Senate Votes to Reverse FCC Consumer Internet Privacy Rules

The regulations were intended to require more transparency on the part of ISPs.
Senate Votes to Reverse FCC Consumer Internet Privacy Rules
Image credit: Andrew Harrer | Bloomberg | Getty Images

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The U.S. Senate voted today to repeal a set of rules approved under the Obama administration that were meant to safeguard consumer data from being collected by internet service providers without a user’s knowledge or consent.

The regulations were set to go into effect in February, but were halted by current FCC Chairman Ajit Pai. In early March, a bill to reverse the rules was introduced by Sen. Jeff Flake (R-Ariz.). The vote was narrowly split along party lines, with 50 Republicans for it and 48 Democrats against. The measure will now go to the House of Representatives to be voted on at a to-be-determined date.

Related: FCC Chairman Pledges to Undo Net Neutrality Rules
 

Had the rules been implemented, ISPs would have been required to get a customer's permission before using and sharing information such as geolocation, financial information, health information, children’s information, social security numbers, web browsing history, app usage history and the content of communications.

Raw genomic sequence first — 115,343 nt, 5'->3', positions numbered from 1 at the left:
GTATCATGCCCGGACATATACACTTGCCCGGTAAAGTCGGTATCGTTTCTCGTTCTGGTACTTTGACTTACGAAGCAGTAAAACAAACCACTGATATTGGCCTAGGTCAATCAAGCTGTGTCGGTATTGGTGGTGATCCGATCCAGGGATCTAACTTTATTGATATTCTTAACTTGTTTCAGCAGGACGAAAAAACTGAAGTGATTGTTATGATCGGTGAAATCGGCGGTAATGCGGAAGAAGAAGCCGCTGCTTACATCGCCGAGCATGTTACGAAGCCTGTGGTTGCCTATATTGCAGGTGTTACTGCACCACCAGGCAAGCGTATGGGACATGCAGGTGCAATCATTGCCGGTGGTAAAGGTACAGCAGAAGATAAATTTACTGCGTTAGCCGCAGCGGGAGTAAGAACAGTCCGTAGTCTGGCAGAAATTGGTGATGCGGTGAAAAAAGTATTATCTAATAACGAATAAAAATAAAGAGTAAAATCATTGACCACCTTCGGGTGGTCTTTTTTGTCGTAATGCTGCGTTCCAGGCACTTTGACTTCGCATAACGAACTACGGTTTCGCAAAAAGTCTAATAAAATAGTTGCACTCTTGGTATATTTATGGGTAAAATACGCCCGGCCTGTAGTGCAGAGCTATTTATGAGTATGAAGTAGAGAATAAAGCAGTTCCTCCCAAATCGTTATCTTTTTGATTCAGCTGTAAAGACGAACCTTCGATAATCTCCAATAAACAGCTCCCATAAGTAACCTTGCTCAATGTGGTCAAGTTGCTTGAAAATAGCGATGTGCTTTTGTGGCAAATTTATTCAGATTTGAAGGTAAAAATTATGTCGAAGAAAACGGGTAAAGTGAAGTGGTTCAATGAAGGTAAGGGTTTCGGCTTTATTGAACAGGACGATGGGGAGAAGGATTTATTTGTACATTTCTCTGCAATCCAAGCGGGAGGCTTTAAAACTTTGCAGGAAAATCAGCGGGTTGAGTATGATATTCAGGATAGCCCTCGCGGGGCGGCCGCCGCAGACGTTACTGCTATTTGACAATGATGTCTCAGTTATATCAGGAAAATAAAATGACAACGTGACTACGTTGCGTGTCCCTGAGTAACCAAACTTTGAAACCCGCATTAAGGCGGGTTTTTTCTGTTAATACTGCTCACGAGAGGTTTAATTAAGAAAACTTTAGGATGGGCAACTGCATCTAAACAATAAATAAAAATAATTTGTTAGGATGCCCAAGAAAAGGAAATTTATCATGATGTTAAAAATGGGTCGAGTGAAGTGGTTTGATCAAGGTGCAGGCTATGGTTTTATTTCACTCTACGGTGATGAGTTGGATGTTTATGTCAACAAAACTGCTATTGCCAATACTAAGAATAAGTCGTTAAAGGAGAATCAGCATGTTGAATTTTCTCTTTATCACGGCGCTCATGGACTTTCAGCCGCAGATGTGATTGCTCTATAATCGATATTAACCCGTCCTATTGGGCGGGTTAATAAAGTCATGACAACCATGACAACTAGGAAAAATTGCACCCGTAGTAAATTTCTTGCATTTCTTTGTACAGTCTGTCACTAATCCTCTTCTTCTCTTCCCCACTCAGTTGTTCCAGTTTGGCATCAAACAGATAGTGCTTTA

Additionally, it would have required ISPs to provide customers with clear, conspicuous and persistent notice about the information they collect, how it may be used and with whom it may be shared, as well as how customers can change their privacy preferences.

At the time of their adoption, then FCC Chair Tom Wheeler said: “The bottom line is that it’s your data. How it’s used and shared should be your choice.”

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